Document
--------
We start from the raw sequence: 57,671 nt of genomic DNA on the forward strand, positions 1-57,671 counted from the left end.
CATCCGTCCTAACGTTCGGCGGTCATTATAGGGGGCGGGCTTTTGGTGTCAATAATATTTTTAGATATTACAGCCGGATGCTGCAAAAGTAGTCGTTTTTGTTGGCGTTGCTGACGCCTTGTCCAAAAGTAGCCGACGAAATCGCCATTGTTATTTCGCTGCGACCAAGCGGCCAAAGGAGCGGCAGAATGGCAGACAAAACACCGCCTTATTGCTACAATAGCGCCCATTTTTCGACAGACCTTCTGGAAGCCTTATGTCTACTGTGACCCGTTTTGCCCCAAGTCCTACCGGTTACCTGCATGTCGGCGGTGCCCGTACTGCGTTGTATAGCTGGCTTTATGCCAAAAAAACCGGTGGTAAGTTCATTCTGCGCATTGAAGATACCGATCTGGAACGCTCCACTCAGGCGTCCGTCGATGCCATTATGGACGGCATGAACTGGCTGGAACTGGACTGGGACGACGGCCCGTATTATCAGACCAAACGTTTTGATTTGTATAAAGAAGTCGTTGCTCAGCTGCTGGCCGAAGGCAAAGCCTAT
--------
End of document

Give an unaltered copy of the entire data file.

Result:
We start from the raw sequence: 57,671 nt of genomic DNA on the forward strand, positions 1-57,671 counted from the left end.
CATCCGTCCTAACGTTCGGCGGTCATTATAGGGGGCGGGCTTTTGGTGTCAATAATATTTTTAGATATTACAGCCGGATGCTGCAAAAGTAGTCGTTTTTGTTGGCGTTGCTGACGCCTTGTCCAAAAGTAGCCGACGAAATCGCCATTGTTATTTCGCTGCGACCAAGCGGCCAAAGGAGCGGCAGAATGGCAGACAAAACACCGCCTTATTGCTACAATAGCGCCCATTTTTCGACAGACCTTCTGGAAGCCTTATGTCTACTGTGACCCGTTTTGCCCCAAGTCCTACCGGTTACCTGCATGTCGGCGGTGCCCGTACTGCGTTGTATAGCTGGCTTTATGCCAAAAAAACCGGTGGTAAGTTCATTCTGCGCATTGAAGATACCGATCTGGAACGCTCCACTCAGGCGTCCGTCGATGCCATTATGGACGGCATGAACTGGCTGGAACTGGACTGGGACGACGGCCCGTATTATCAGACCAAACGTTTTGATTTGTATAAAGAAGTCGTTGCTCAGCTGCTGGCCGAAGGCAAAGCCTAT